Minnesota’s climate will change faster than any other state in the US, except for Alaska. What do we need to know about this change?
The last ice age ended 10,000 years ago. Since then, until about 1900, Earth had a very consistent climate. This is the period that encompasses human history. For hundreds of thousand of years before that the Earth cycled between ice ages and warmer periods. While changing climate has always impacted the Earth, in the last 100 years the rate of change has surpassed anything found in the past.
A great analogy to think of when considering climate change is a bathtub. Heat from the sun enters the bathtub, our Earth. The heat starts to fill up the bathtub. Like all good bathtubs, there has been a drain to keep the heat from overflowing the bathtub. However, recently this drain has become smaller and is letting less heat out. Additionally, we are taking carbon out of the Earth and burning it, which is released into the atmosphere as heat. This is also filling up the bathtub. We know this is happening because we can see the increased temperature and we know there is more carbon in the atmosphere (which generates heat).
Over the last 100 years our bathtub has been filling up very fast! Much of this excess heat has been going into the ocean, which has saved us from feeling the true affects of how much warmer our earth has gotten. The ocean cannot do this forever. One of the consequences of the ocean absorbing the heat is that it has caused ice melt. Over the last forty years there has be a reduction in about 15% to 20% of the area ice covers in the Arctic and we lost about 50% of the volume of ice. Greenland is losing ice even more quickly than the Arctic. As a result of this ice melting, the global sea level has risen about 8 inches since 1900. The rate of rising oceans is accelerating.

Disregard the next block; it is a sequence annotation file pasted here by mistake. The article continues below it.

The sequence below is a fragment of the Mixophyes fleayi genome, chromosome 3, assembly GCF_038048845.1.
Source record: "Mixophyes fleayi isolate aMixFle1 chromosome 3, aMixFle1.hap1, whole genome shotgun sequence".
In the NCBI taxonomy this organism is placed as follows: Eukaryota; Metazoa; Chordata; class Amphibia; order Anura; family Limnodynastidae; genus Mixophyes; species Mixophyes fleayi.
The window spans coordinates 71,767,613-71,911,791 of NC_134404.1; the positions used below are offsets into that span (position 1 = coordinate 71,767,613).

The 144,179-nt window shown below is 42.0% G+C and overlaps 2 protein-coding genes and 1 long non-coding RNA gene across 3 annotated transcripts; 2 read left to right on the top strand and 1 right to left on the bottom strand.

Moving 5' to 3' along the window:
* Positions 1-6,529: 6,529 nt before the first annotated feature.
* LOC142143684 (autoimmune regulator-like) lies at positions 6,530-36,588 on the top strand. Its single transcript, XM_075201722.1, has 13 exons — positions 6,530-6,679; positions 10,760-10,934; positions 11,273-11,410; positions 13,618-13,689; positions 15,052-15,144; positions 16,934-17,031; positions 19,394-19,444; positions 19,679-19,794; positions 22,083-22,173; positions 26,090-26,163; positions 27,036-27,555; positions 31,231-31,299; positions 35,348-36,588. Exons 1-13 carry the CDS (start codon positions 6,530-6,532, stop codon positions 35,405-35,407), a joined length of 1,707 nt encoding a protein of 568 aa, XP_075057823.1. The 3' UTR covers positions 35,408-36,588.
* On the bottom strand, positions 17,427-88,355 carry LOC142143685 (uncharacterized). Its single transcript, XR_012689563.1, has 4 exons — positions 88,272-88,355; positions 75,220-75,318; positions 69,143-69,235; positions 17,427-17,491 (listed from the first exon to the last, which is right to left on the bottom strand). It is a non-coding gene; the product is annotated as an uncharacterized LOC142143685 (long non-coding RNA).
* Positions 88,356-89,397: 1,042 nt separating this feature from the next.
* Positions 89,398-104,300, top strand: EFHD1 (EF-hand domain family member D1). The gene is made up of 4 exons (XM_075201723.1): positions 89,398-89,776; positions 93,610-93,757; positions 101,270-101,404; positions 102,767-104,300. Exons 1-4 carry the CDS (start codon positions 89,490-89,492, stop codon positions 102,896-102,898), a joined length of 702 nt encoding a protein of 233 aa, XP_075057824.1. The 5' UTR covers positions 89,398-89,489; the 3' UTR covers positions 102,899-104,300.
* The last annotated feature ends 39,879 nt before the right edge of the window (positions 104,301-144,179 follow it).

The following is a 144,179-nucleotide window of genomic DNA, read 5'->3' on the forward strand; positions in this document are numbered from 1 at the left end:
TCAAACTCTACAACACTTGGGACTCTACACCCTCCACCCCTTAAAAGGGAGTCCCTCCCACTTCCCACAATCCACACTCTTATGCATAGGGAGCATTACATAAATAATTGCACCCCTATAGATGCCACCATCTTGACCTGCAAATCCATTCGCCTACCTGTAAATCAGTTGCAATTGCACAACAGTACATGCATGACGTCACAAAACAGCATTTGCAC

Beyond oceans, our soil is also getting warmer. This is causing permafrost to melt in places like Alaska, impacting the structures built on that land. Our air is about 1.2 degrees Celsius warmer than 1900. The last five years are the warmest years on record.
How Will This Impact Minnesota?
The fastest warming area on the Earth is the high northern latitudes. This is largely due to ice melt. Think about how our weather tends to be colder if there is a lot of snow on the ground than if there is none. As the ice in the Arctic melts, the areas that are impacted by cold arctic weather (such as Minnesota) are experiencing warming. Since 1951, Minnesota has warmed 1 or 2 degrees Fahrenheit in spring and fall. Summer has warmed in northeast Minnesota but cooled in southwest Minnesota. Irrigated agriculture has directly impacted the spread of warming in southwest Minnesota. Parts of Minnesota have warmed 3 or 4 degrees Fahrenheit since 1950. Minnesota will continue to warm between 4 and 9 degrees Fahrenheit in the future. The only state that is expected to warm faster than Minnesota is Alaska.